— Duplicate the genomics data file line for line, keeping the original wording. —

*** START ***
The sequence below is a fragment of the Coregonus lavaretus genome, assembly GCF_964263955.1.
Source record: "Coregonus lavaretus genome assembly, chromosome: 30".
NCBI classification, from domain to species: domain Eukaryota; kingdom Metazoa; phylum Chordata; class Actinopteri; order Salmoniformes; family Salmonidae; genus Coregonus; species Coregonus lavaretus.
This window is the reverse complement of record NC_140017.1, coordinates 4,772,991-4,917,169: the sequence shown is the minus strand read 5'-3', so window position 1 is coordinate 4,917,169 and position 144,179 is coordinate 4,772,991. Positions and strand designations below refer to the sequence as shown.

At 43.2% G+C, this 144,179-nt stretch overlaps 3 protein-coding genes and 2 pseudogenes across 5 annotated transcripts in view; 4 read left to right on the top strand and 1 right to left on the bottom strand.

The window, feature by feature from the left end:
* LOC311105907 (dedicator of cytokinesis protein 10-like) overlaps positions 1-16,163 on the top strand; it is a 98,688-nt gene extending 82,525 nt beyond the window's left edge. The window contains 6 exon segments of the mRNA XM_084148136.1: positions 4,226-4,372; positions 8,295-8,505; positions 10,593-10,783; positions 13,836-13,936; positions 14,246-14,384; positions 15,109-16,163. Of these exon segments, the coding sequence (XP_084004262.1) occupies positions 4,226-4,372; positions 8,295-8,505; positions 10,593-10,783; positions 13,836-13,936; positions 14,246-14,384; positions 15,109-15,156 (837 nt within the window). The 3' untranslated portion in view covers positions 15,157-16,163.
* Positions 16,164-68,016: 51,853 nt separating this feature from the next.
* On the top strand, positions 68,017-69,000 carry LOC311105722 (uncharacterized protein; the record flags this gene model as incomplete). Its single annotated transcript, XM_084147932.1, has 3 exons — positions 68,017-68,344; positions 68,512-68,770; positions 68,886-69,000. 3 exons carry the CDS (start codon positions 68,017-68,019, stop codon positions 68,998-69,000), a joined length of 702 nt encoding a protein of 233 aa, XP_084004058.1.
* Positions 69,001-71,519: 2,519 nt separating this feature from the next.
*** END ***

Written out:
The sequence below is a fragment of the Coregonus lavaretus genome, assembly GCF_964263955.1.
Source record: "Coregonus lavaretus genome assembly, chromosome: 30".
NCBI classification, from domain to species: domain Eukaryota; kingdom Metazoa; phylum Chordata; class Actinopteri; order Salmoniformes; family Salmonidae; genus Coregonus; species Coregonus lavaretus.
This window is the reverse complement of record NC_140017.1, coordinates 4,772,991-4,917,169: the sequence shown is the minus strand read 5'-3', so window position 1 is coordinate 4,917,169 and position 144,179 is coordinate 4,772,991. Positions and strand designations below refer to the sequence as shown.

At 43.2% G+C, this 144,179-nt stretch overlaps 3 protein-coding genes and 2 pseudogenes across 5 annotated transcripts in view; 4 read left to right on the top strand and 1 right to left on the bottom strand.

The window, feature by feature from the left end:
* LOC311105907 (dedicator of cytokinesis protein 10-like) overlaps positions 1-16,163 on the top strand; it is a 98,688-nt gene extending 82,525 nt beyond the window's left edge. The window contains 6 exon segments of the mRNA XM_084148136.1: positions 4,226-4,372; positions 8,295-8,505; positions 10,593-10,783; positions 13,836-13,936; positions 14,246-14,384; positions 15,109-16,163. Of these exon segments, the coding sequence (XP_084004262.1) occupies positions 4,226-4,372; positions 8,295-8,505; positions 10,593-10,783; positions 13,836-13,936; positions 14,246-14,384; positions 15,109-15,156 (837 nt within the window). The 3' untranslated portion in view covers positions 15,157-16,163.
* Positions 16,164-68,016: 51,853 nt separating this feature from the next.
* On the top strand, positions 68,017-69,000 carry LOC311105722 (uncharacterized protein; the record flags this gene model as incomplete). Its single annotated transcript, XM_084147932.1, has 3 exons — positions 68,017-68,344; positions 68,512-68,770; positions 68,886-69,000. 3 exons carry the CDS (start codon positions 68,017-68,019, stop codon positions 68,998-69,000), a joined length of 702 nt encoding a protein of 233 aa, XP_084004058.1.
* Positions 69,001-71,519: 2,519 nt separating this feature from the next.